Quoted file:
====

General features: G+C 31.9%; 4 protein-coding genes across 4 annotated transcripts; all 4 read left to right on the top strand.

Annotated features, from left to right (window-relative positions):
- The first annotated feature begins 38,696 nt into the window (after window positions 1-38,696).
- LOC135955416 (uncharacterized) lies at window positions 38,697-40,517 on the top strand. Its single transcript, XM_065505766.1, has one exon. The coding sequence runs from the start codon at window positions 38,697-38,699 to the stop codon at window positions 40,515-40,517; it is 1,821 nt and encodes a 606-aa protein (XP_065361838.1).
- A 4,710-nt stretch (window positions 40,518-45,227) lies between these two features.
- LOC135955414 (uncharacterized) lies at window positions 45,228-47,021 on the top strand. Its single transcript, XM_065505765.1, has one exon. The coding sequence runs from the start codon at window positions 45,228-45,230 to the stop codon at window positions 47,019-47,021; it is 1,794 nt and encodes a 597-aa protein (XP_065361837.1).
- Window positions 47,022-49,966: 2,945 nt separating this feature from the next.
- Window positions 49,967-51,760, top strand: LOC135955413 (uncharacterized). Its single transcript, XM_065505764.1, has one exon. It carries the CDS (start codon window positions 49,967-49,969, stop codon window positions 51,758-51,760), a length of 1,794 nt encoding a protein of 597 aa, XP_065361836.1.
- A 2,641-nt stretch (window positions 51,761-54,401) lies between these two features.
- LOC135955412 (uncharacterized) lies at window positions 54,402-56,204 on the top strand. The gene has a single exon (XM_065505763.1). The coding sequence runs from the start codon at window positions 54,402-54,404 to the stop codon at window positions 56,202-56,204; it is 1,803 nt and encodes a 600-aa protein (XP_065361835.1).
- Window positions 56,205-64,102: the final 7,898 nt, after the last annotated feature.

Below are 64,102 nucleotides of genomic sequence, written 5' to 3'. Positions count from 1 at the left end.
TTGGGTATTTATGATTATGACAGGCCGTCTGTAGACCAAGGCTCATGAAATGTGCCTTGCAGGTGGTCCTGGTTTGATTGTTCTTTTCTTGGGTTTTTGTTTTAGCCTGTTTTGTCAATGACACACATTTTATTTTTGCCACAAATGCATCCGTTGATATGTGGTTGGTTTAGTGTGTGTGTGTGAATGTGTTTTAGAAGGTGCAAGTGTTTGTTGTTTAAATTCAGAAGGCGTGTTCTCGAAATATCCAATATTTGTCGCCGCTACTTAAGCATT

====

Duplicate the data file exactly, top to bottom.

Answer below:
General features: G+C 31.9%; 4 protein-coding genes across 4 annotated transcripts; all 4 read left to right on the top strand.

Annotated features, from left to right (window-relative positions):
- The first annotated feature begins 38,696 nt into the window (after window positions 1-38,696).
- LOC135955416 (uncharacterized) lies at window positions 38,697-40,517 on the top strand. Its single transcript, XM_065505766.1, has one exon. The coding sequence runs from the start codon at window positions 38,697-38,699 to the stop codon at window positions 40,515-40,517; it is 1,821 nt and encodes a 606-aa protein (XP_065361838.1).
- A 4,710-nt stretch (window positions 40,518-45,227) lies between these two features.
- LOC135955414 (uncharacterized) lies at window positions 45,228-47,021 on the top strand. Its single transcript, XM_065505765.1, has one exon. The coding sequence runs from the start codon at window positions 45,228-45,230 to the stop codon at window positions 47,019-47,021; it is 1,794 nt and encodes a 597-aa protein (XP_065361837.1).
- Window positions 47,022-49,966: 2,945 nt separating this feature from the next.
- Window positions 49,967-51,760, top strand: LOC135955413 (uncharacterized). Its single transcript, XM_065505764.1, has one exon. It carries the CDS (start codon window positions 49,967-49,969, stop codon window positions 51,758-51,760), a length of 1,794 nt encoding a protein of 597 aa, XP_065361836.1.
- A 2,641-nt stretch (window positions 51,761-54,401) lies between these two features.
- LOC135955412 (uncharacterized) lies at window positions 54,402-56,204 on the top strand. The gene has a single exon (XM_065505763.1). The coding sequence runs from the start codon at window positions 54,402-54,404 to the stop codon at window positions 56,202-56,204; it is 1,803 nt and encodes a 600-aa protein (XP_065361835.1).
- Window positions 56,205-64,102: the final 7,898 nt, after the last annotated feature.

Below are 64,102 nucleotides of genomic sequence, written 5' to 3'. Positions count from 1 at the left end.
TTGGGTATTTATGATTATGACAGGCCGTCTGTAGACCAAGGCTCATGAAATGTGCCTTGCAGGTGGTCCTGGTTTGATTGTTCTTTTCTTGGGTTTTTGTTTTAGCCTGTTTTGTCAATGACACACATTTTATTTTTGCCACAAATGCATCCGTTGATATGTGGTTGGTTTAGTGTGTGTGTGTGAATGTGTTTTAGAAGGTGCAAGTGTTTGTTGTTTAAATTCAGAAGGCGTGTTCTCGAAATATCCAATATTTGTCGCCGCTACTTAAGCATT